U.S. production of copper in 1991 was about 18.5 percent of
 the estimated world production of 8.8 million metric tons. The
 leading ore-producing states are Arizona, New Mexico, and Utah.
     Copper is present in minute amounts in the animal body and
is essential to normal metabolism. It is a component of
hemocyanin, the blue, oxygen-carrying blood pigment of lobsters
and other large crustaceans. It is needed in the synthesis of
hemoglobin, the red, oxygen-carrying pigment found in the blood
of humans, although it is not a component of hemoglobin.

     The chief commercial use of copper is based on its
electrical conductivity (second only to that of silver); about
half the total annual output of copper is employed in the
manufacture of electrical apparatus and wire. Copper is also
used extensively as roofing, in making copper utensils, and for
coins and metalwork. Copper tubing is used in plumbing, and,
because of its high heat conductivity, in heat-exchanging
devices such as refrigerator and air-conditioner coils. Powdered
copper is sometimes used as a pigment in paints. An important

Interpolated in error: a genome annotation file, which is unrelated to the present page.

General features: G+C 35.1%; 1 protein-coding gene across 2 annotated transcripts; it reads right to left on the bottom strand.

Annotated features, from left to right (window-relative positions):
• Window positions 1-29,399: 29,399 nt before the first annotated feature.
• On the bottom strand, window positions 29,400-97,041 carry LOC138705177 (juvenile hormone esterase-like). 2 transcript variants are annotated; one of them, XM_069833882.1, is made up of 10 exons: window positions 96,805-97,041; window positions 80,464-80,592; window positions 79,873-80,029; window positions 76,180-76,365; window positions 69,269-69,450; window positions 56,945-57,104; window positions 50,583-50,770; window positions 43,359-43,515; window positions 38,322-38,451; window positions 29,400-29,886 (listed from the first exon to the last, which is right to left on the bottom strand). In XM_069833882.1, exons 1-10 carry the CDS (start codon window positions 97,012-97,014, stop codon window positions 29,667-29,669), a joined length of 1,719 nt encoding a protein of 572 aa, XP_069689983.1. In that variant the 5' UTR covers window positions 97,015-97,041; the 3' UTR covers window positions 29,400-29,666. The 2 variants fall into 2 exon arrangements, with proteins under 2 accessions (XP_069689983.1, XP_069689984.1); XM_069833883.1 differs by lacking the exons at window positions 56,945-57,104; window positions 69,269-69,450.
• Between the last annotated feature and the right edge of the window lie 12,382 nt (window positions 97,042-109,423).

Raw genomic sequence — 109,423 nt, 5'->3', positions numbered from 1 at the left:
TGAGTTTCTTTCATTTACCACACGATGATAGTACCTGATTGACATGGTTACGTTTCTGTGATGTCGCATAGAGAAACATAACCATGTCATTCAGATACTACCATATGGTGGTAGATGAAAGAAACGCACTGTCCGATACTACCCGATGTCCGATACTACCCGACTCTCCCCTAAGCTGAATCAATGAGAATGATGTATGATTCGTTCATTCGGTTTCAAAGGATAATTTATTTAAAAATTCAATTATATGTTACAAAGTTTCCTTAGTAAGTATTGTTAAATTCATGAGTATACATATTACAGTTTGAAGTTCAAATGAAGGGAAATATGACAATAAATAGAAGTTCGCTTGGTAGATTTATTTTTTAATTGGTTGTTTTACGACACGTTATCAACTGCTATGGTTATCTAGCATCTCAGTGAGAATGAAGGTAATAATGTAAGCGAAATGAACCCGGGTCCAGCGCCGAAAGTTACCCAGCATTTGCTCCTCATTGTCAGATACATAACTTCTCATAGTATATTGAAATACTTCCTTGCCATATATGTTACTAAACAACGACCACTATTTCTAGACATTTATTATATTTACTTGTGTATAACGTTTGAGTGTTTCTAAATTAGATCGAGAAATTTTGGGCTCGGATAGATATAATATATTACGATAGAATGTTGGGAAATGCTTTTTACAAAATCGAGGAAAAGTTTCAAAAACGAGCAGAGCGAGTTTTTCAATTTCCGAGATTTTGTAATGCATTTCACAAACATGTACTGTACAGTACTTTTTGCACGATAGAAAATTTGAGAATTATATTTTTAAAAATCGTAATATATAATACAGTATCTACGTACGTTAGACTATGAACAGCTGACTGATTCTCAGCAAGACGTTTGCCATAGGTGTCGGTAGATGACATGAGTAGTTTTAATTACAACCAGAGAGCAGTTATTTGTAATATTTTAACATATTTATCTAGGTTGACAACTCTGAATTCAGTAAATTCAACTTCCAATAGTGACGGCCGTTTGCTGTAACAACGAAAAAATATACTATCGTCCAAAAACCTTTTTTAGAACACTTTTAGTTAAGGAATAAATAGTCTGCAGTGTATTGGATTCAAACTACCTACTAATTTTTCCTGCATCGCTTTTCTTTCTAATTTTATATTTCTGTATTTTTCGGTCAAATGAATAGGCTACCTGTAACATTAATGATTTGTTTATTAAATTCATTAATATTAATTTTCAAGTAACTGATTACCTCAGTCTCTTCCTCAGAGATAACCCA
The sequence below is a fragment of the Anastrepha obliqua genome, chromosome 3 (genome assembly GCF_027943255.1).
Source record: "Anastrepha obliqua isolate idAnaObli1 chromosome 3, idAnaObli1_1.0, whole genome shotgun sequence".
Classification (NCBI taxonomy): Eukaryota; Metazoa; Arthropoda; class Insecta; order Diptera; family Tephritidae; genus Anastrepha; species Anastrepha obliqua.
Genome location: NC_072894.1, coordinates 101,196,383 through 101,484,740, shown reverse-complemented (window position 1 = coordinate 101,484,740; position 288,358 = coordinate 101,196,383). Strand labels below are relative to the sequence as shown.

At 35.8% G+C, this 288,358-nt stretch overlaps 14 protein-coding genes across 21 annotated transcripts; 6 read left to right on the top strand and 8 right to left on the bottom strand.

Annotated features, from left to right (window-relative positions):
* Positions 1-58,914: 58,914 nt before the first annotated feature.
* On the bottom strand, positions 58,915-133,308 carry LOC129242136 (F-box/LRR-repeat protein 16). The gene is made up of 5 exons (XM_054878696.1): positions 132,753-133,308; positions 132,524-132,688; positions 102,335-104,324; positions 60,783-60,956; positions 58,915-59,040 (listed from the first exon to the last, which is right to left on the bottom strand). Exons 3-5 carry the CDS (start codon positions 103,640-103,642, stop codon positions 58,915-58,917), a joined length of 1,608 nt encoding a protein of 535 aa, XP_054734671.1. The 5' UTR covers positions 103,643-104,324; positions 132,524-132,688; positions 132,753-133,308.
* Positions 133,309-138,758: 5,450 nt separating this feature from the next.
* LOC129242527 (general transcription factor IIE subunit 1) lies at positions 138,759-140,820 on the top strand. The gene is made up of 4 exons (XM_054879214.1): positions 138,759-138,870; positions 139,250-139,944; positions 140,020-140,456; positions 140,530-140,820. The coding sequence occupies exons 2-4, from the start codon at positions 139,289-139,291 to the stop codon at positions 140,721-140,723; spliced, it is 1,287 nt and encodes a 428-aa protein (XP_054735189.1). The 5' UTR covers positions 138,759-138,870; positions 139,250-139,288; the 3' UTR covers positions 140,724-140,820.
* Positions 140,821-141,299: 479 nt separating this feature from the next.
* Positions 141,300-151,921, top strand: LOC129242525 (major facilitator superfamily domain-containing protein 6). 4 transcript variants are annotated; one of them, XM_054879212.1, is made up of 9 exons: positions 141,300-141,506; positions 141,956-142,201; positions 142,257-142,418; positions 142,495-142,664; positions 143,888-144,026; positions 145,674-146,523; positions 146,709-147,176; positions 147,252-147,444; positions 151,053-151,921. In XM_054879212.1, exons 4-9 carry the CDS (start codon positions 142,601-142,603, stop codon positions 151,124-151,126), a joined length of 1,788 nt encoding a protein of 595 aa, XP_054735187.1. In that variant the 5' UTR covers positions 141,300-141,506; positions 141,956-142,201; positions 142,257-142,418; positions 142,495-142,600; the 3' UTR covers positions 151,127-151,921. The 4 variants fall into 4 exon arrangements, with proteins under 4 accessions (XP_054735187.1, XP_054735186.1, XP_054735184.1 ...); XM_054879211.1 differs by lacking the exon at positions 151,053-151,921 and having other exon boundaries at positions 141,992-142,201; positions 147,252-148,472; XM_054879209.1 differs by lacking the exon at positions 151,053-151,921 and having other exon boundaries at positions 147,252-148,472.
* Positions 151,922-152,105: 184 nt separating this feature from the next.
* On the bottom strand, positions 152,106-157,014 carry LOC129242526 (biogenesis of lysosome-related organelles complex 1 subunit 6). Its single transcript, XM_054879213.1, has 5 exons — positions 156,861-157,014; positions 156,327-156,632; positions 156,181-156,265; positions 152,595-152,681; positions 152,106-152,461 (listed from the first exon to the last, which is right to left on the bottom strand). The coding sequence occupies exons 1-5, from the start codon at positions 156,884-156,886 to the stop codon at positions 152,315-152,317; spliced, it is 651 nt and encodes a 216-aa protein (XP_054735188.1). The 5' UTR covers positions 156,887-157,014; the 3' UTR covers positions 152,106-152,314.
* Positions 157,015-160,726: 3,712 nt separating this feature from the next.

use of copper is in alloys such as brass, bronze, gunmetal,
Monel metal, and German silver. Compounds of copper are widely
used as insecticides and fungicides; as pigments in paints; as
mordants (fixatives) in dyeing; and in electroplating.
 Two important kinds of copper ore are contained in this sample:
 chalcopyrite (top) and bornite (bottom). Copper ore is found
 throughout the world, but the low percentage of metal obtained from
 the ore and the often hard-to-access location of deposits make many
 potential mines uneconomic. Copper is the second most-used metal in
 the world and is valued for its conductivity, malleability, resistance
 to corrosion, and beauty.
     The most important chemical compound of copper is copper
sulfate pentahydrate, also called bluestone or blue vitriol.